When Herrin High School soccer players take the field next school year, they will be wearing the orange and blue of Carterville High School after Herrin Unit School District 4 board voted to accept a co-op agreement with Carterville rather than hosting the co-op at Herrin.
Herrin had a two-year co-op agreement with Carterville High School for soccer, and the agreement expired at the end of the school year.
A small crowd had gathered at the meeting, many to specifically hear what the board was going to do with the high school soccer program. No one chose to speak during the public comment period, which comes at the beginning of the meeting before the board takes any action or discusses any issue, but did speak later in the meeting.
Superintendent Terry Ryker told the crowd that the upcoming school year was going to be a tight year. If the state does not release some of the money it owes the school district, the district will run out of money in mid-November. He estimates that they will have to cut between $330,000 and $350,000 next year to come close to the $450,000 deficit that is expected.
School board members were given a list of cuts and fees as part of their packets for the meeting. The list was not made available to the public or media. Some items “on the list” that were mentioned specifically in the meeting include:
- Regular season athletic travel, hotels and meals. The school will approve travel to state at the sectional level and above.
- Cut the travel, lodging and meals for the dance teams, except to compete in IHSA state events. In order to compete in Illinois Dance Team Association state events, they will have to raise the money.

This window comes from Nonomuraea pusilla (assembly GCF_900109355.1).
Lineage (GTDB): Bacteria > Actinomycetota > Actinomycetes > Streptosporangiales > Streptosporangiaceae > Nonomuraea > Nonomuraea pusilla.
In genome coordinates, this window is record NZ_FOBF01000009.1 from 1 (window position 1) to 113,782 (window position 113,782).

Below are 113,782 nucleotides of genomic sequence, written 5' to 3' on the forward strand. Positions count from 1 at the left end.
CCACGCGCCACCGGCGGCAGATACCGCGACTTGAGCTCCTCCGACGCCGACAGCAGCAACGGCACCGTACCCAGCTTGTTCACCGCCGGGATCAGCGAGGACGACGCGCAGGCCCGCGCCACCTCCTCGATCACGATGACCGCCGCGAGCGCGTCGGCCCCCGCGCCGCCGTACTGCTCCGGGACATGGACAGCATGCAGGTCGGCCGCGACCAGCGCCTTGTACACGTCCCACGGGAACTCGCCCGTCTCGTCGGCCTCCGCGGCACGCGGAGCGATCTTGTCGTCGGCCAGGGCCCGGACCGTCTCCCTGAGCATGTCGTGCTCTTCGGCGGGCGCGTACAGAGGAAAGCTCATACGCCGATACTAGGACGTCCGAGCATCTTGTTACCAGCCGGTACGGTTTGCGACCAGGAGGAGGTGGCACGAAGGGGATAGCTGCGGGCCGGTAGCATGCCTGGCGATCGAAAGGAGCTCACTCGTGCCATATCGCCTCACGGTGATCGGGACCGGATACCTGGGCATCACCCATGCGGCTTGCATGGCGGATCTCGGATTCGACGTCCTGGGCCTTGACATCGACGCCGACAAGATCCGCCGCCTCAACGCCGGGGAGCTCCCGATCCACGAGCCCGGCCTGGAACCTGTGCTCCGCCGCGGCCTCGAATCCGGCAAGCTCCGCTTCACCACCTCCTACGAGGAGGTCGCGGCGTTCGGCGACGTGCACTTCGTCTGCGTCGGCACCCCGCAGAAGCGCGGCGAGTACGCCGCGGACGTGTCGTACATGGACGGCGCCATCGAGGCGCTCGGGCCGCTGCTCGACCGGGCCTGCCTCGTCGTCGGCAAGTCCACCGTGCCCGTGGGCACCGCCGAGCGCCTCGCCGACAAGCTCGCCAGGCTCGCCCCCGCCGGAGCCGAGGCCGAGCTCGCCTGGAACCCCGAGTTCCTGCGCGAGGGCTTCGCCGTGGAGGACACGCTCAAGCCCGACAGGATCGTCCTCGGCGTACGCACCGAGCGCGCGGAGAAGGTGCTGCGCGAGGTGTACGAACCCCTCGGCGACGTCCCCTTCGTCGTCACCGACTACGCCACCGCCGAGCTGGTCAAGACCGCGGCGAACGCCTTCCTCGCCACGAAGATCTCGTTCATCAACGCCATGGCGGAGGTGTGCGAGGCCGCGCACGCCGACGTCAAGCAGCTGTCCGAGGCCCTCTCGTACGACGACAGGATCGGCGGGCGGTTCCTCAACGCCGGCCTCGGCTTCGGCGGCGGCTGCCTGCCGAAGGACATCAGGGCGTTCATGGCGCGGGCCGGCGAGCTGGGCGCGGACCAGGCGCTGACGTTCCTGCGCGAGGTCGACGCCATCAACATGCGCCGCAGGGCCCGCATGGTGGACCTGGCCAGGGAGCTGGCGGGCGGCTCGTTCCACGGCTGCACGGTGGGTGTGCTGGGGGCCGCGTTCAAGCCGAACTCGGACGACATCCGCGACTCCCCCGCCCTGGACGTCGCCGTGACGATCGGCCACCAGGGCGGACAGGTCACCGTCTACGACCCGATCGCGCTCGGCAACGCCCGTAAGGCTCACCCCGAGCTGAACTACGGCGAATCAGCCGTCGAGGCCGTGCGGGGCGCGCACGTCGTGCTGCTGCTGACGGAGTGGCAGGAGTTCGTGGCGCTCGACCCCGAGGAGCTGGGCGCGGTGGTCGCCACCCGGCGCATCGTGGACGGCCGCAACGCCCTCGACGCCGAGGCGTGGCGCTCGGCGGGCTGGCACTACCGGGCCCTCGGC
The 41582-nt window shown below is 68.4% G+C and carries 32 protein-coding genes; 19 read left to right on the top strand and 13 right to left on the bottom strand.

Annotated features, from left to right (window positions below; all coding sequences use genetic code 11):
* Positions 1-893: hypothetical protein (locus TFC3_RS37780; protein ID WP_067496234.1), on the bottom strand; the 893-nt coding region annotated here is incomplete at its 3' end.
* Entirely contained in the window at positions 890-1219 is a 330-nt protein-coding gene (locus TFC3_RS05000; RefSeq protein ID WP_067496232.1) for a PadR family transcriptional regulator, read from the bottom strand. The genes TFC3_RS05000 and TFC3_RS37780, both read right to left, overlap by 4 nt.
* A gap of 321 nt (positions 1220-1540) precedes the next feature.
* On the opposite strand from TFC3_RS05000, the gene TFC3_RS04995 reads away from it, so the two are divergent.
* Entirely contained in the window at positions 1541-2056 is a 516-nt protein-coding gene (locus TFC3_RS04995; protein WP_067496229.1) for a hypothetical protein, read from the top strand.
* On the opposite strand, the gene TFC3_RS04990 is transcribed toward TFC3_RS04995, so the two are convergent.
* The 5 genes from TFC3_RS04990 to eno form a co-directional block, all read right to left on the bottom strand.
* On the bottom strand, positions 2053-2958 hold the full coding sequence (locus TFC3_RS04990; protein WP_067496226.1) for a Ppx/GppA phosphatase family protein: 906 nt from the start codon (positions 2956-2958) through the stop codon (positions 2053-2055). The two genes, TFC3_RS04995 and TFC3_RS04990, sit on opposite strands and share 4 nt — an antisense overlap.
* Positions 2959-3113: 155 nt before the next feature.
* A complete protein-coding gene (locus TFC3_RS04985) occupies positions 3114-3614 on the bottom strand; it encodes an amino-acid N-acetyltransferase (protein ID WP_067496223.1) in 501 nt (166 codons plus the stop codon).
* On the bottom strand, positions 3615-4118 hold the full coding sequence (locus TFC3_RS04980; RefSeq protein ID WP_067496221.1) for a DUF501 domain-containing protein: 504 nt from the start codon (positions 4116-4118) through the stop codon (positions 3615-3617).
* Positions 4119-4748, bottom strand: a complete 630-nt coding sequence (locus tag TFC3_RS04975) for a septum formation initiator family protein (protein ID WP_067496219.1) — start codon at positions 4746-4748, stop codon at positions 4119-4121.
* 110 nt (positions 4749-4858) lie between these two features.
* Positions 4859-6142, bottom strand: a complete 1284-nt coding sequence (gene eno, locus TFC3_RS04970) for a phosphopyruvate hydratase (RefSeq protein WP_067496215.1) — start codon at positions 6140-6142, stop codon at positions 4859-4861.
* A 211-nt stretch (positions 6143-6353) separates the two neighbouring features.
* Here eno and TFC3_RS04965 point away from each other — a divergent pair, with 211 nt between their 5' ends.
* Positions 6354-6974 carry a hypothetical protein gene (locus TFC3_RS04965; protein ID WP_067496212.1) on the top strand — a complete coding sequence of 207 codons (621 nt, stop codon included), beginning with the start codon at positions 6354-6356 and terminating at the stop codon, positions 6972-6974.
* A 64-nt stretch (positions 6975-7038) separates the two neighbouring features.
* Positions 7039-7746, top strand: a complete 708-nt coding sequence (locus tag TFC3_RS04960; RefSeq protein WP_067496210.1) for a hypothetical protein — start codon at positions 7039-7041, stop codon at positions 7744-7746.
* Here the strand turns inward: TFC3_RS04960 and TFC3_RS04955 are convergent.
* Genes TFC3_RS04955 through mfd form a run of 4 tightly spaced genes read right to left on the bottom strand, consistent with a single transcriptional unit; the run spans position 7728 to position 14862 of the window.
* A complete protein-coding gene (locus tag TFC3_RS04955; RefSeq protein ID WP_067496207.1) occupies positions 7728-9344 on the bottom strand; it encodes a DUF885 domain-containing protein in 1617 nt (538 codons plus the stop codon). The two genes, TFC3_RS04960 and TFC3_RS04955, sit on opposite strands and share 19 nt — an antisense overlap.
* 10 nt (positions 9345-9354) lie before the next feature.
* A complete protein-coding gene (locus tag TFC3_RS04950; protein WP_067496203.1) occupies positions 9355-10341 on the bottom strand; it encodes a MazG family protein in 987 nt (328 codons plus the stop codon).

- Athletic stipends for several coaches at the high school and junior high levels, including one coach each for girls and boys basketball, baseball and softball, among others.
- Eliminating bass fishing at Herrin High School.
- Allow Carterville to host boys’ and girls; soccer or eliminate the program altogether.
- Increase admission fees to ballgames by $1.
- Charge a participation fee of $50 for sports, with a $100 maximum per family. Unlike most neighboring districts, Herrin does not have a fee to participate in sports.
- Cut two resource officer positions.
- Adding fees for academic teams, like Scholar Bowl and math team.
- Cut paid travel for administrators.
Ryker said he really does not want to cut anything, but the district already does not provide supplies teachers need for their classes. Greg Wanstreet, president of Herrin Education Association said teachers don’t have textbooks for many classes, including algebra I that he will teach next year.
“I wish we had the funds to keep all these things, but we are going to run out of money,” Ryker said.
Michael Dean, who coaches a junior high soccer program, asked if he could ask a question and said several people wanted to make input on the soccer program. Ryker explained that the time for public comment was at the beginning of the meeting; however, the board agreed to hear comments from the audience.
Several parents spoke about their willingness to help raise money to support the program.
“I’m convinced there is no money out there,” Kay said. “I’m incredibly sympathetic to your cause.”
The option of allowing Carterville to host the program would be a two-year agreement. At the end of two years, the board would take another look at soccer. If they felt it was sustainable, they could reinstate the program.
Athletic director Mike Mooneyham said they would have to be self-sufficient for the program to be reinstated.
After a lengthy discussion about soccer, there was talk of tabling the issue, and the board moved on. Many parents thought the issue was tabled, but it was not.
The board came out of executive session and took action on several staff appointments, resignations and retirements. Then, they got back to the issue of cuts.
The board voted unanimously to adopt the list of budget cuts and revenue increases as proposed, pending a state budget passing.
They also voted unanimously to accept a soccer program co-op, to be reevaluated at the end of the agreement to see if the program was viable for Herrin.
“My goal is to get it back and get it self-sufficient,” Ryker said after the meeting.
Herrin school board will meet next at 5 p.m. July 11 at the district office.